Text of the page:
Parliament to fast track laws to restore power sharing if a deal is reached

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By Michael McHugh, Press Association

Laws will be fast-tracked through Parliament restoring Stormont power-sharing by early next month should agreement be clinched, the Northern Ireland Secretary said.

The forthcoming general election did not change the talks process involving the parties in Belfast and the UK and Irish Governments, James Brokenshire added.

Recent negotiations helped distil outstanding issues and identified possible areas for consensus, he added.

"Discussions between the parties, and the UK and Irish Governments, will continue, in accordance with the three-stranded approach.

"The prospect of a forthcoming UK general election does not change this approach."

It remained his intention to introduce legislation into Parliament addressing immediate requirements including setting a regional taxation rate to allow rates bills to be issued by councils.

"In addition, I believe it is also right to introduce provisions that would enable an Executive to be formed in early May should agreement be reached.

"To have this legislation in force in time, I will be requesting that its progress through Parliament be fast-tracked."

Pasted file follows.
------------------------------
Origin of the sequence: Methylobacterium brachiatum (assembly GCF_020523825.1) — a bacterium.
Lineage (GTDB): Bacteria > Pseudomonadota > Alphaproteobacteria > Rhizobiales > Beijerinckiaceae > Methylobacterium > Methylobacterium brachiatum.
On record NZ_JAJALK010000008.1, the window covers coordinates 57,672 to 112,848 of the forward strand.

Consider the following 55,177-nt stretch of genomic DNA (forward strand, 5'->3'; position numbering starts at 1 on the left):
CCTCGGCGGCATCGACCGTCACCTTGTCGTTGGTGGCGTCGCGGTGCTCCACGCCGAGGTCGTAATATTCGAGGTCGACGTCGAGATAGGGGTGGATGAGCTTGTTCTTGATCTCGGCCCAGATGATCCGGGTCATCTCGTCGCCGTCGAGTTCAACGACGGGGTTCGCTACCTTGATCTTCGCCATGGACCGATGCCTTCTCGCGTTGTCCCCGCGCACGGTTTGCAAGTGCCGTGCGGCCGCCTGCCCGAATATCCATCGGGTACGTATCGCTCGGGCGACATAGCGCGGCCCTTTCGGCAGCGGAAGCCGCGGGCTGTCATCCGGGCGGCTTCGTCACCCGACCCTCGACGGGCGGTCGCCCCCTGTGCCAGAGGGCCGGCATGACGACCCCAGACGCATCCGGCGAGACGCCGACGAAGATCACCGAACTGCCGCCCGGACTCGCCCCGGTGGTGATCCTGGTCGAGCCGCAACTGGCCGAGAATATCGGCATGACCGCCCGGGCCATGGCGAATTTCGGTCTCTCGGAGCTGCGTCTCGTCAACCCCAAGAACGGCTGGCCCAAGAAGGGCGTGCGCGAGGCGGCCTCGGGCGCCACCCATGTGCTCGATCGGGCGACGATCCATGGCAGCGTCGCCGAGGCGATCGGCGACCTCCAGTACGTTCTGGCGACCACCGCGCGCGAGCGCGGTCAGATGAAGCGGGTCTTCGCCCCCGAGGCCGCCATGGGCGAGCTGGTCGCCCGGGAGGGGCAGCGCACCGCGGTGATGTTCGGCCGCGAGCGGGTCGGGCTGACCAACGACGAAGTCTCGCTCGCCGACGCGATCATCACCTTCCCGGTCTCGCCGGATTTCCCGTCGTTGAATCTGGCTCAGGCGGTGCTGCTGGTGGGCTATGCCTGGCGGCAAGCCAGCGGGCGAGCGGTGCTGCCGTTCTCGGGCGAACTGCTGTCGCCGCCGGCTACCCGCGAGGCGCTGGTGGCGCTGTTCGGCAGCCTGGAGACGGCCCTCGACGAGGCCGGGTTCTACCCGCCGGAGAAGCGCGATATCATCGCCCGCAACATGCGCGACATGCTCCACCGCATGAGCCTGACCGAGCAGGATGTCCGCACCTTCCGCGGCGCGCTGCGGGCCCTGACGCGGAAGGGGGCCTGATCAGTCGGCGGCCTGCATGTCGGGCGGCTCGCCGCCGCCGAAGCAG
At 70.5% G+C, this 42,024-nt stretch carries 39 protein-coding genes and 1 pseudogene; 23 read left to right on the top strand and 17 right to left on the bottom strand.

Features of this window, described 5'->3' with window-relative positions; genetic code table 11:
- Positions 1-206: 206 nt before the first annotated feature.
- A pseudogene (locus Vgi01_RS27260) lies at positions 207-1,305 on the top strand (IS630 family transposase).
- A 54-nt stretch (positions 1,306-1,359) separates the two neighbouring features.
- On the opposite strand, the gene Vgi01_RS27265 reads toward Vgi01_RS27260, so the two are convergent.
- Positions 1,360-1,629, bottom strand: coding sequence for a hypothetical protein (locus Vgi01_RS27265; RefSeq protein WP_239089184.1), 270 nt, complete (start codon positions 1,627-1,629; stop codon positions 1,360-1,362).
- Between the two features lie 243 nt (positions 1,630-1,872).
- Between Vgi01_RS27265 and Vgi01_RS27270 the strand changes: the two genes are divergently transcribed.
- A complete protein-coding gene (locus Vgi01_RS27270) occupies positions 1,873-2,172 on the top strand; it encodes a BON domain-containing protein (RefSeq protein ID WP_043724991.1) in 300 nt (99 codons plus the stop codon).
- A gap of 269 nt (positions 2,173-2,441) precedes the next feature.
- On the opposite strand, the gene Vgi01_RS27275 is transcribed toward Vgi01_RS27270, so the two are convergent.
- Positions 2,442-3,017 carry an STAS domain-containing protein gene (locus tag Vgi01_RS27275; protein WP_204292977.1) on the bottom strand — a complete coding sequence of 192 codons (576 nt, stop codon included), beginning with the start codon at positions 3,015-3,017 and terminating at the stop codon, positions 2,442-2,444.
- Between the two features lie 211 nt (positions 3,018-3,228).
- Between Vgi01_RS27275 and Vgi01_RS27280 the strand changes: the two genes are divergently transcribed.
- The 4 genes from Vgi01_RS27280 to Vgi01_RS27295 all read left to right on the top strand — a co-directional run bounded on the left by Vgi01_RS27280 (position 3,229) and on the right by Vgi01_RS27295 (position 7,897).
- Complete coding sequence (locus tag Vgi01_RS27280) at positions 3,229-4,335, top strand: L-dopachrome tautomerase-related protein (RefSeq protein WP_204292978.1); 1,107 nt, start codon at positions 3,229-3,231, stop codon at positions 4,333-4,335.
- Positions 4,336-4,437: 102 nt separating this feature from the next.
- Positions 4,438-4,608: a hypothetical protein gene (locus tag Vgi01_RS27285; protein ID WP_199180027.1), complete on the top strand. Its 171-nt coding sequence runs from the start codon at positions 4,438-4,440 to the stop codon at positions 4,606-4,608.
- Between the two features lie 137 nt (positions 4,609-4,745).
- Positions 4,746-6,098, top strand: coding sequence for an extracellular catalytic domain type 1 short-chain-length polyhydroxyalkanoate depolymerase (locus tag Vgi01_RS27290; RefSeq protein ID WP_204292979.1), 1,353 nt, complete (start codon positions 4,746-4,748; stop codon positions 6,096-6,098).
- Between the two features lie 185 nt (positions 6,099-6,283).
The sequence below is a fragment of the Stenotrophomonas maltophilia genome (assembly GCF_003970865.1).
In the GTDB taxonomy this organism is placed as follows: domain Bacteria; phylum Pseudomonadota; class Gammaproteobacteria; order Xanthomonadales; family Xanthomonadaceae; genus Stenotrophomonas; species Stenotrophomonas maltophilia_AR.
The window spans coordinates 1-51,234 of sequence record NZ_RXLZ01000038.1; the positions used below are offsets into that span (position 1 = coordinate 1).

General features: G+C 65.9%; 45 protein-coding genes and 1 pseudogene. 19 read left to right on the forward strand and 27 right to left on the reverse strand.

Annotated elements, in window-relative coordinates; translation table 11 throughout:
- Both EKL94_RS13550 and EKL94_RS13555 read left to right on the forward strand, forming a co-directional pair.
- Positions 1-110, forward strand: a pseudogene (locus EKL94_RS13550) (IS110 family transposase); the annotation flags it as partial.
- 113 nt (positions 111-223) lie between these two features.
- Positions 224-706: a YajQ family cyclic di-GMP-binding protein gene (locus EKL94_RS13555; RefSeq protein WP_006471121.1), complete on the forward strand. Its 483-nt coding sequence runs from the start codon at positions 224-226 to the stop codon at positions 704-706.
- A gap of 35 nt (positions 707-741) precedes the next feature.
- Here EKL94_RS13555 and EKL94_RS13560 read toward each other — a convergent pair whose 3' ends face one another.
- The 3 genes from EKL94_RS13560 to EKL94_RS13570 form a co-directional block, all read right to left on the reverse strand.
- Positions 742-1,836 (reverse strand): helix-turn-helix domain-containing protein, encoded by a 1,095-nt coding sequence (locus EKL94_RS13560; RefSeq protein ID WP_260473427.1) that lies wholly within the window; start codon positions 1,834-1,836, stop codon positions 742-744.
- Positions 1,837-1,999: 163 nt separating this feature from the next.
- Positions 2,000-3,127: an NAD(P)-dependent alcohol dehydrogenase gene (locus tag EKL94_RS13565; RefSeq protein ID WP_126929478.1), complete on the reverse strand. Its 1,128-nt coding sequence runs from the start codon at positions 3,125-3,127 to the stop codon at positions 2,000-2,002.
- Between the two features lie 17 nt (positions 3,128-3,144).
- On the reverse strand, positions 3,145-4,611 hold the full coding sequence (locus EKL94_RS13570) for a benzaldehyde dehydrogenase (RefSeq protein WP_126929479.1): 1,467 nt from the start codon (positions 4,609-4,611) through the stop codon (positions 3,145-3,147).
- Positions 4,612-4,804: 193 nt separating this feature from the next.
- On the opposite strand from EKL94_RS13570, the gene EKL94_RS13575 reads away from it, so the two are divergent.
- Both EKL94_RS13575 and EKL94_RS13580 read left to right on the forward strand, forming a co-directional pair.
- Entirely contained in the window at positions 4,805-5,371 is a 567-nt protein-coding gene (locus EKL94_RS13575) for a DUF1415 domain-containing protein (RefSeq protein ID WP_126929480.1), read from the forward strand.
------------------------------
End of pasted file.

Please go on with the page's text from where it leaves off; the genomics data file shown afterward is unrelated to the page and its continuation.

Talks to save devolved government were suspended before Easter with little prospect of a deal.

Sinn Fein had called for another Stormont poll if no accord is reached, the third in around a year, and the DUP have said they are ready to fight a snap election to the devolved institutions.

Two deadlines to form a new ruling executive have already fallen by the wayside.

Sinn Fein demands for legislative protections for Irish speakers, an end to the region's ban on gay marriage and the implementation of a Northern Ireland-specific bill of rights are among the issues of dispute.

Talks will reconvene, working to the new early May deadline.

Sinn Fein has accused the DUP of preventing the formation of a "rights-based" government.

The DUP has claimed Sinn Fein is focused only on the demands of its own supporters, and is failing to appreciate that others want movement on other issues.

The main unionist party hinted at a shift in approach to the Irish language last week when party leader Arlene Foster, who previously insisted she would never support an Irish Language Act, pledged to meet Gaelic speakers to hear their concerns.

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